• Positioning: Have the person lying supine, in a relaxed state. Stand at the head of the table, or passively bring the person’s head into a position of flexion, ipsilateral side flexion, or contralateral rotation. This will place the SCM in a maximally contracted or shortened position.
  • Technique: First, ask the patient to help support the weight of his head for a few secs. This action will activate the SCM, allowing you to trace the muscle visually.
  • Once you have visually traced the muscle, squeeze the inferior end of the muscle by placing it between the index finger or the middle finger.
  • Begin to massage or strip superiorly together the length of the muscle, slowly moving near its joining site on the mastoid process, all the while, maintaining the squeeze pressure on the muscle.
  • As you strip superiorly together with the muscle, slowly move the person’s neck into contralateral side flexion, ipsilateral rotation, or slight extension.
  • This movement will lengthen the SCM while the strip is being performed.
  • At the end of the myotonic strip technique, the contact hand would be on the superior end of the muscle at the mastoid process.
  • Hold the contact at the end of the movement for approximately 3-5 secs. Repeat this stroke a total of 3-4 times.
  • This myotonic technique is a very much effective technique in addressing contractures, adhesions, or trigger points in the person’s SCM muscles. In addition, this technique simultaneously adds a range of motion element to the joints in the cervical Spine, as well as to massage element to the SCM muscle itself.

Passive Stretch of the Sternocleidomastoid Muscle(SCM)

  • Objective: To lengthen the SCM muscle. This will help decrease the pain from trigger points or muscle tension. As well, it will enhance the flexibility, strength, or overall functionality of the muscle by decreasing the contractures or adhesions, or by assisting in functionally realigning scar tissue that has been treated with friction massage methods.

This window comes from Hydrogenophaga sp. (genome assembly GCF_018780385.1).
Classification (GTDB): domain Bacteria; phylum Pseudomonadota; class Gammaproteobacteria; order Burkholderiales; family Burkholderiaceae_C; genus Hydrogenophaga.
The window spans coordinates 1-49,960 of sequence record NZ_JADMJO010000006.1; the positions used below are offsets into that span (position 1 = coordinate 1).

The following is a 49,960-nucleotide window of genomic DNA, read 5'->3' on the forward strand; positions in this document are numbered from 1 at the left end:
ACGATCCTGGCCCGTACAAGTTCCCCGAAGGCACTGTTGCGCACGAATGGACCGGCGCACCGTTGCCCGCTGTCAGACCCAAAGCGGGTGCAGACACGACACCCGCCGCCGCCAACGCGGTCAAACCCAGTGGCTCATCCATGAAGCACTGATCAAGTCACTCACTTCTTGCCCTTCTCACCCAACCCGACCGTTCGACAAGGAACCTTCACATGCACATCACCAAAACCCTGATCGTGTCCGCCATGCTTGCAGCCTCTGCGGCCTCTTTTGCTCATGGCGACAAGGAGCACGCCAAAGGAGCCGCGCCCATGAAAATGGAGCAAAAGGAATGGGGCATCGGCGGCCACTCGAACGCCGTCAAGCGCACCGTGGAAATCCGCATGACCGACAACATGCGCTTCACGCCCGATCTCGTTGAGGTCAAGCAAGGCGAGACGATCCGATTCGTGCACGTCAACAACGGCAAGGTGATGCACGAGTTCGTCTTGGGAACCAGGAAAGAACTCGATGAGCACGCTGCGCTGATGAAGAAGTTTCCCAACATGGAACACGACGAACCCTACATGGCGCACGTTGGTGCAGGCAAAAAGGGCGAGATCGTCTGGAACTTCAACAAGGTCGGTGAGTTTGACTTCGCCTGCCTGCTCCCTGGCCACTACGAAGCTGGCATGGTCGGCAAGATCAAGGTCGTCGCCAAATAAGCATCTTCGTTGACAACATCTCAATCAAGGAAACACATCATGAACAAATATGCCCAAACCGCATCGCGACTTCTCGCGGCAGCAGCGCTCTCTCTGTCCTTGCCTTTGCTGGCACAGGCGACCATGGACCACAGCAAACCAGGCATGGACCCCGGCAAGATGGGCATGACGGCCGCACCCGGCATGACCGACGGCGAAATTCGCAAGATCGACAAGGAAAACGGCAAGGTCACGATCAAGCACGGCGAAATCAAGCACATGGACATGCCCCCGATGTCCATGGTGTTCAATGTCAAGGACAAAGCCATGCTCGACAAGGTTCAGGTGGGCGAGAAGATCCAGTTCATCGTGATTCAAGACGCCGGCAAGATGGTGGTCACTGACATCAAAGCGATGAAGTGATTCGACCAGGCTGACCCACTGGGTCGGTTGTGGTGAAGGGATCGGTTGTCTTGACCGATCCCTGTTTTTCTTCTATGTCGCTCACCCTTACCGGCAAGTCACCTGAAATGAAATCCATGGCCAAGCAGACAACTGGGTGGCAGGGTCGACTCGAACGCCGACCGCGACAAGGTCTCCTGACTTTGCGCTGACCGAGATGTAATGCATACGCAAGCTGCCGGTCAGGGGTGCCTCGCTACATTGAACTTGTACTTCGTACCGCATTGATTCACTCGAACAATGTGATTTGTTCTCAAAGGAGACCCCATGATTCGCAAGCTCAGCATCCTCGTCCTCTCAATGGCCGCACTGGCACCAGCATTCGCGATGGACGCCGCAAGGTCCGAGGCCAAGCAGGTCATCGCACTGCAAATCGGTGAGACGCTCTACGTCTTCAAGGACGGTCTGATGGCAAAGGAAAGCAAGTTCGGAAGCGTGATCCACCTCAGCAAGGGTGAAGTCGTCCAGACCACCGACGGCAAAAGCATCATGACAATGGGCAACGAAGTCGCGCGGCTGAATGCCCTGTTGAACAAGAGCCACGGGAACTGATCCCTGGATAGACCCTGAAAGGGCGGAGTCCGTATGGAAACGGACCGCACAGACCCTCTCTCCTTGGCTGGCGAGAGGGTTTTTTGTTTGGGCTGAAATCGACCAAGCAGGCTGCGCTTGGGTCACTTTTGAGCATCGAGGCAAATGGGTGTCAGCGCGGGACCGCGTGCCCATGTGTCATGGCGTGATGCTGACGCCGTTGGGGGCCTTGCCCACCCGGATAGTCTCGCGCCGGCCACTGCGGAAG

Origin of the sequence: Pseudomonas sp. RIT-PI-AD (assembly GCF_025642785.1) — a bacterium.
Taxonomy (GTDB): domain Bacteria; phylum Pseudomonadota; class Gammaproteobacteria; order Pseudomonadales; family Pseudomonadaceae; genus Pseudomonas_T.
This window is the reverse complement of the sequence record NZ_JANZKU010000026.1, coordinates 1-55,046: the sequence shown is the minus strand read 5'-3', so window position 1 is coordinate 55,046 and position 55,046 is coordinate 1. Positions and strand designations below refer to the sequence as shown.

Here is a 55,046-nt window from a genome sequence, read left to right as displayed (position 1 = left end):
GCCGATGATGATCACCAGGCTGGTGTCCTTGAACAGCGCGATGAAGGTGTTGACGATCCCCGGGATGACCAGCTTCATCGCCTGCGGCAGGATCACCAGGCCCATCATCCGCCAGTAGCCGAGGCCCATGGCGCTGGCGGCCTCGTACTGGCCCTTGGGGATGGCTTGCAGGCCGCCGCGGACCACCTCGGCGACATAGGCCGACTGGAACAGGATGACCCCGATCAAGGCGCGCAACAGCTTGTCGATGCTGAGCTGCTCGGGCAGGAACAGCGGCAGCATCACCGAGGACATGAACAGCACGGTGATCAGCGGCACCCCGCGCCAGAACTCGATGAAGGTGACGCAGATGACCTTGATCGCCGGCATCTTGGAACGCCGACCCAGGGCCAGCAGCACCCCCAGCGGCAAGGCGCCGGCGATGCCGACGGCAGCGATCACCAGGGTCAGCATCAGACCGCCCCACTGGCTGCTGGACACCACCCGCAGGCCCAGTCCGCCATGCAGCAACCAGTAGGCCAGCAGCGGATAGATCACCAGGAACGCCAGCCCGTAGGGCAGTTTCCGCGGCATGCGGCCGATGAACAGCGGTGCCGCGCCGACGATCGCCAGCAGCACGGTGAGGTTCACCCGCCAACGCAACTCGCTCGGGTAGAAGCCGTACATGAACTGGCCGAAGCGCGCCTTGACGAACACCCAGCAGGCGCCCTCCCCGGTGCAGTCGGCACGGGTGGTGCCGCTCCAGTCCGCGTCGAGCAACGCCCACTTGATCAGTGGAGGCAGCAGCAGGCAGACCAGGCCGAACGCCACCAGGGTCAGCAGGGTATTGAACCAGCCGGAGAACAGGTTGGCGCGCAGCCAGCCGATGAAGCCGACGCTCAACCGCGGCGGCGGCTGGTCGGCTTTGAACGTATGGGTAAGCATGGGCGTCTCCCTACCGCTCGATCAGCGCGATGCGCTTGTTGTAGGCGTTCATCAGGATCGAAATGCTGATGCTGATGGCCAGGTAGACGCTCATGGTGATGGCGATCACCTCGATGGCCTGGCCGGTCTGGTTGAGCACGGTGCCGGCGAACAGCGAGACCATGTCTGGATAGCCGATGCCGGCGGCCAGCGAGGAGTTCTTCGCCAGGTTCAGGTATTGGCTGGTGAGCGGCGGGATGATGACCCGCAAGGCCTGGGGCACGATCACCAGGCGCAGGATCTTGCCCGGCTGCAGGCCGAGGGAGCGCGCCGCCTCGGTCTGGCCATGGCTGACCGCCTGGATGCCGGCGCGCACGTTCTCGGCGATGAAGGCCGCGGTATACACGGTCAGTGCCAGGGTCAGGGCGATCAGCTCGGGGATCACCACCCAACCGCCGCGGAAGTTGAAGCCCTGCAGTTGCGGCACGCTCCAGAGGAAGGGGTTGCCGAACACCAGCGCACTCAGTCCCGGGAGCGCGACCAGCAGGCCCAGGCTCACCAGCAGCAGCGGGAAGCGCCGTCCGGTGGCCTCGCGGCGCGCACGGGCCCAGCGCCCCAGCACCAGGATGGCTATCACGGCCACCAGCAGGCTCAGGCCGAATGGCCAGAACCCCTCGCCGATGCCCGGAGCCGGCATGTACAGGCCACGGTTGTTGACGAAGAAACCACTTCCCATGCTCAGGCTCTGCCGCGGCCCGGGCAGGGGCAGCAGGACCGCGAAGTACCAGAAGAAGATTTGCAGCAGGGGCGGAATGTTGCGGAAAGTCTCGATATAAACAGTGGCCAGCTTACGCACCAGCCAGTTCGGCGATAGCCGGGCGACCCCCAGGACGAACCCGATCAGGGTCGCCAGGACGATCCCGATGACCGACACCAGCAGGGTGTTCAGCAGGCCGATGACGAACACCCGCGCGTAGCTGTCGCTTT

• Positioning: As with more techniques for the SCM, the best positioning for a stretch to the person SCM is to have him once again, lying supine with his head in a normal position, or his neck muscles fully relaxed. As the therapist, you will start the technique by standing at the head of the table assisting the person’s head or neck with both hands.
  • Technique: To massage the SCM muscle, gently bring the person’s head from the neutral position into a position of the same side or ipsilateral rotation, contralateral side flexion, or slight extension and start massaging in that direction. Make sure to perform this massage in a gentle, considerate manner, or within the patient’s pain tolerance. If the person feels pain, then you have gone too deep with the massage. Also, check in with the person during the stretch to ensure that he is respire properly. Hold this stretch for approximately 30 secs, or then slowly release the stretch by returning the patient’s head back into a normal position. Repeat this stretch a total of three times.

Ischemic Compression:

  • Objective: To release the trigger points (hyperirritable bands in the muscle belly) in the sternal head of the SCM. Trigger points will occur in muscles because of the injury (to the muscle itself or to different structures in the neck region), and overuse. They are a source of local as well as referred pain, or they decrease the flexibility, strength, or overall functionality of the muscle.
  • Positioning: Ask the patient to lie supine on the table, completely relaxed. To perform this ischemic compression to the SCM, the therapist should be standing (or seated) at the head of the massage table.
  • Technique: First, trace the trigger point. To locate a trigger point in the SCM, feel the muscle to feel for a taut band and a twitch response in the muscle belly. (A common position of SCM trigger points is in the mid to inferior area of the muscle belly of the sternal head). Once you have traced the trigger point, apply an ischemic compression by slowly squeezing the trigger point between the thumb or index finger. The patient may feel referred pain surrounding the cheek or into the maxilla, over the supraorbital ridge above the eye, or deeper within the orbit of the eye. Keep in communication with the patient, checking to ensure that you are sustaining within the limits of his pain tolerance.